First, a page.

FORT SMITH, Arkansas -- The U.S. Department of Labor's Mine Safety and Health Administration says it has reached a settlement agreement with an Arkansas coal mining company in the 2007 death of an employee at its Rock Island Mine in LeFlore County, Oklahoma.
Farrell-Cooper Inc. has agreed to pay penalties totaling $375,204 for seven citations issued in the wake of the fatality, including three flagrant violations.
On November 16, 2007, Jack Ward, a 66-year-old truck driver, was fatally injured when the truck he was operating backed over the edge of a spoil dump, where waste materials from the surface coal mine were deposited.
The truck rolled 177 feet down the dump slope and came to rest upside down in a pool of water at the bottom of the pit.
The cause of death was drowning. Just two weeks earlier, a similar accident occurred at the same mine when a truck nearly slid off the roadway, injuring the driver.
"New miners need to be properly trained to anticipate and avoid potentially deadly hazards in the workplace," said Joseph A. Main, assistant secretary of labor for mine safety and health. "Furthermore, the mining environment needs to be properly inspected to detect unsafe conditions that can easily endanger miners, and proper safety measures must be in place to prevent accidents. Due to the mine operator's failure to provide these protections, a miner tragically died."
In a news release, MSHA issued three flagrant violations to Farrell-Cooper, the first because it failed to provide Ward with new miner training.
According to an MSHA "Certificate of Training" form filled out by the company, Ward received eight hours of new miner training on Nov. 2, 2007. However, the investigation revealed that he was at the mine site for only two hours that day, after which he left the mine for his pre-employment physical. Four days later, Ward began driving the haul truck. He was killed in the accident 10 days later.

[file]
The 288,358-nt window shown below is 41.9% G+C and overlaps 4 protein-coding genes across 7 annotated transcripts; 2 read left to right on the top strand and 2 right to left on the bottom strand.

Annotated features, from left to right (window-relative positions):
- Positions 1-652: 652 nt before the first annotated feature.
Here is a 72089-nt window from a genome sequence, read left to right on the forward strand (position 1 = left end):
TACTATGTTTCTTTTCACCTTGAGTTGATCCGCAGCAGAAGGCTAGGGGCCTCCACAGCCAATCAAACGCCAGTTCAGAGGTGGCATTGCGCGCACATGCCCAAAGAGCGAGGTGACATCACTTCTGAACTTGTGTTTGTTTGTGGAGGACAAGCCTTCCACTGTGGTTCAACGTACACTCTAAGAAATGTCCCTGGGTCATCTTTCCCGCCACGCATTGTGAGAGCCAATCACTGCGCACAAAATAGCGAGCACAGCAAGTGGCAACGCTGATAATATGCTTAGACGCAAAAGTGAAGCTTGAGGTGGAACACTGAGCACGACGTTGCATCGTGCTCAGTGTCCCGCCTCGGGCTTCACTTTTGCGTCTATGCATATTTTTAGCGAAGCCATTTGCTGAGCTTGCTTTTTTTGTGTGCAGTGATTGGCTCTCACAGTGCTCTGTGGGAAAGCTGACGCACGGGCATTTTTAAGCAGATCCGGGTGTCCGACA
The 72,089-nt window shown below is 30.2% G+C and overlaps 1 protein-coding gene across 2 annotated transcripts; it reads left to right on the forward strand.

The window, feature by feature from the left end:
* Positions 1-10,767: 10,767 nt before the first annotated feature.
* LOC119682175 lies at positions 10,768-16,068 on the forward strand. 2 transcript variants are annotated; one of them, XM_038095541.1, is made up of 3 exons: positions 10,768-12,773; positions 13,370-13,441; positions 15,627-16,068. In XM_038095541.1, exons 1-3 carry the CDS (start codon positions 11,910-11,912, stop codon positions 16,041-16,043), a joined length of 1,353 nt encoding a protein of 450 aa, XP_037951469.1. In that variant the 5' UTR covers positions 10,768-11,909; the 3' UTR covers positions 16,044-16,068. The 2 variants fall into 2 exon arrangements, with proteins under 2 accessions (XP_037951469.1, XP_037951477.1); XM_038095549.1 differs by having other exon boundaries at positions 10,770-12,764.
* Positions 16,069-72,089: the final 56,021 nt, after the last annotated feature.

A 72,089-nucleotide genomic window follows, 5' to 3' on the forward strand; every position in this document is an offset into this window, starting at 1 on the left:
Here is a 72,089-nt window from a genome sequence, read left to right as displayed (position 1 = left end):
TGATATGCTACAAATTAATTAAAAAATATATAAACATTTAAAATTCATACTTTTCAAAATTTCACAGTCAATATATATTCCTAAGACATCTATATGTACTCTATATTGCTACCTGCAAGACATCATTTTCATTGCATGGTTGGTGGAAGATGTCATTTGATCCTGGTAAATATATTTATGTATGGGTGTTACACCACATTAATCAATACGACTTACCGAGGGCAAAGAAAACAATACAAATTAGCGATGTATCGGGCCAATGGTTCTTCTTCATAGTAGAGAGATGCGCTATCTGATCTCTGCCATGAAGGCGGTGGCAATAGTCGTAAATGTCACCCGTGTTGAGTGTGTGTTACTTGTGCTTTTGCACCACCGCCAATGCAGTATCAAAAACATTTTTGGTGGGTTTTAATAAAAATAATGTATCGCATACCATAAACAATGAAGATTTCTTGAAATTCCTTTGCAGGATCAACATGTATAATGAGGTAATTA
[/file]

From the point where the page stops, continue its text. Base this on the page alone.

The release says a second flagrant violation was issued for failing to conduct shift examinations and identify hazardous conditions at the mine site. MSHA's inspection revealed that 675 feet of elevated roadways and dump sites at the mine had deficient berms, which directly contributed to the fatal accident, as well as the lost-time injury accident two weeks earlier.
MSHA issued a third flagrant violation for not providing berms, bumper blocks, safety hooks or similar means to prevent overtravel and overturning at the pit spoil dump. Dump sites at the mine were missing 185 feet of berm, including the location where the fatal accident occurred.
On September 15, 2010, in U.S. District Court for the Eastern District of Oklahoma, mine superintendent Greg Bryce pled guilty to knowingly allowing miners to work without first receiving the required number of hours of introductory training in November 2007.
The mine operator accepted all seven citations as written, except for one minor change, and agreed to pay 80 percent of the penalties as originally assessed.